The issue of whether King George Bay Road, near French Settlement, is public or private will have to go to trial after a state court judge said the evidence presented at a preliminary hearing last month was too conflicting to decide.
Chief Judge Bob Morrison, of the 21st Judicial District Court, said in a judgment filed Thursday that Livingston Parish clearly had maintained the road to some degree for enough years to make it public. But there was conflicting evidence, Morrison said, as to whether the parish later abandoned the road through inaction or otherwise.
Morrison denied property owner Calvin Howell’s request for an injunction that would have prevented the parish from tearing down any gate Howell might erect over the gravel portion of the road that crosses his property and winds down to King George Bayou.
Howell’s attorney, Robert Harrison, said Friday he disagrees with the ruling but respects the court’s decision.
“But it was a hearing on a preliminary injunction, and we will move forward with our request for a declaratory judgment” that the road is part of Howell’s private property, Harrison said. “And if we need to present more evidence of that, we’re prepared to do it.”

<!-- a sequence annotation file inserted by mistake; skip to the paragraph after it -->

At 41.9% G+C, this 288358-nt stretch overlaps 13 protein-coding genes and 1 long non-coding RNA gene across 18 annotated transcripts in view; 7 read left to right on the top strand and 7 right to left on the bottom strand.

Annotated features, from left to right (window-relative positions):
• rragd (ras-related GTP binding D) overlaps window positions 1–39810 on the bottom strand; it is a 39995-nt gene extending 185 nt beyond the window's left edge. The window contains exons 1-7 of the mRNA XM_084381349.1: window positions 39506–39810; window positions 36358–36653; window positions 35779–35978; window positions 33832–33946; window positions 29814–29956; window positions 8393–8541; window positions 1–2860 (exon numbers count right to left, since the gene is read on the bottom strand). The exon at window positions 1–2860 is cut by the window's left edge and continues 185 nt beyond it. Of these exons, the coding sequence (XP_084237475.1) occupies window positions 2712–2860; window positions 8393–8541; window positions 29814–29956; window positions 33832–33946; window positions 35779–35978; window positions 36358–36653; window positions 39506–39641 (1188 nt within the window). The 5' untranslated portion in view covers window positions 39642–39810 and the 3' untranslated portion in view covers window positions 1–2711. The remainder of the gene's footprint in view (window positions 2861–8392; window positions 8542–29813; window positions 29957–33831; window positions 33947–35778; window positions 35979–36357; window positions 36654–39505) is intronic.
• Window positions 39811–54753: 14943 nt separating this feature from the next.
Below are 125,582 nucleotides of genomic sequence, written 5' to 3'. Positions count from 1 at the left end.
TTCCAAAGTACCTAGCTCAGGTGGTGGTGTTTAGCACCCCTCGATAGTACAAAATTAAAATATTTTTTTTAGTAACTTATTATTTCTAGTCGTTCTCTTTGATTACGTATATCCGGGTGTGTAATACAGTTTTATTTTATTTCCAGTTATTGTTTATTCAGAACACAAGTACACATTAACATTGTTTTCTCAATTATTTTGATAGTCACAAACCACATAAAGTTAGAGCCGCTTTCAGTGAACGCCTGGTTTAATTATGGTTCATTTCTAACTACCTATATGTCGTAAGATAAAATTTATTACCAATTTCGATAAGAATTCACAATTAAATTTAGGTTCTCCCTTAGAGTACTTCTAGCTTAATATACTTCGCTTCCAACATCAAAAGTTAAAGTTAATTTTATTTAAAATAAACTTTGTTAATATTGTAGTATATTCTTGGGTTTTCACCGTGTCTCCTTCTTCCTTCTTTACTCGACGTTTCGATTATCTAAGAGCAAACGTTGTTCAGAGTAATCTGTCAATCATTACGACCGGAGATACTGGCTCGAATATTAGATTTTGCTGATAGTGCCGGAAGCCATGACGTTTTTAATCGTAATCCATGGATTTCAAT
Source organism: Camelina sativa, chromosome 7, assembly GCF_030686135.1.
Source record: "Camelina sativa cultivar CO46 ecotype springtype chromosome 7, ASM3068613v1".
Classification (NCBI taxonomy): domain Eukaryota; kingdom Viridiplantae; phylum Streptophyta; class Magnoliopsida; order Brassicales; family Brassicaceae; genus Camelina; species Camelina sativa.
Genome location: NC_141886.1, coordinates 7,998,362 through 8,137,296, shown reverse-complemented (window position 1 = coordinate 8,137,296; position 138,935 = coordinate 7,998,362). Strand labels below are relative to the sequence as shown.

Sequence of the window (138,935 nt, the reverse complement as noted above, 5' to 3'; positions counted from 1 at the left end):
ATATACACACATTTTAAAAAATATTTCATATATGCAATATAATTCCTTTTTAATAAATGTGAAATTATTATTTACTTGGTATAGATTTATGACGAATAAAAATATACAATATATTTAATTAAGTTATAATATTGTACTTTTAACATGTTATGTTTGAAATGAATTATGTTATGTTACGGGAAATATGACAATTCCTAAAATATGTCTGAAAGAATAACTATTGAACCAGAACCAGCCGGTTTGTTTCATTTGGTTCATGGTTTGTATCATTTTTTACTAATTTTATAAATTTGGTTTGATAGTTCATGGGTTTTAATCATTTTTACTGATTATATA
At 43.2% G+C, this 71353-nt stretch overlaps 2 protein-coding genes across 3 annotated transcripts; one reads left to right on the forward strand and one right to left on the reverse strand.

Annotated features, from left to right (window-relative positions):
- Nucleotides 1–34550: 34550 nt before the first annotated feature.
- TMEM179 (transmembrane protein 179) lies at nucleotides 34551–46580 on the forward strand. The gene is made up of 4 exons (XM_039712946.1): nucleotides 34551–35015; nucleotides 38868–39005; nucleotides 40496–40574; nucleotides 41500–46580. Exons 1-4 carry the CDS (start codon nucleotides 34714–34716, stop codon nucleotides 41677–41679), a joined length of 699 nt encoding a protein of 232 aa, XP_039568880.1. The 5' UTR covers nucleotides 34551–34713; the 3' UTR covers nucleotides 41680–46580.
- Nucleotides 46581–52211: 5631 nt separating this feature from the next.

Howell, who lives in Tennessee but has leased his King George Bay property to hunters, contends in his lawsuit that the only public portion of the road is the 7,587 feet of asphalt connected to La. 444 north of French Settlement. That is the only portion listed in the parish’s official road maintenance list. The remaining mile or so of gravel and dirt path that leads to the bank of the bayou is private property, Howell said.
Witnesses for the parish testified April 2, however, that the road has existed longer than Livingston has been a parish, providing a path to the bayou for more than two centuries, and that parish government had maintained the entire stretch of road for several decades.
Landowners along the gravel portion of the road agreed that someone — possibly the parish — had been maintaining the road, but they said it had fallen into such disrepair that they asked a parish councilman in 2012 if it could be accepted into the parish maintenance system. That councilman, landowners testified, said the parish was not accepting any “new” roads at that time.
Morrison said in his ruling there is also evidence of a parish work order request in 2013 that indicates a need for an “end of parish maintenance” sign to be erected along the road. But the requested location for the sign was noted only as the “end” of the road — the very thing in dispute in this case.
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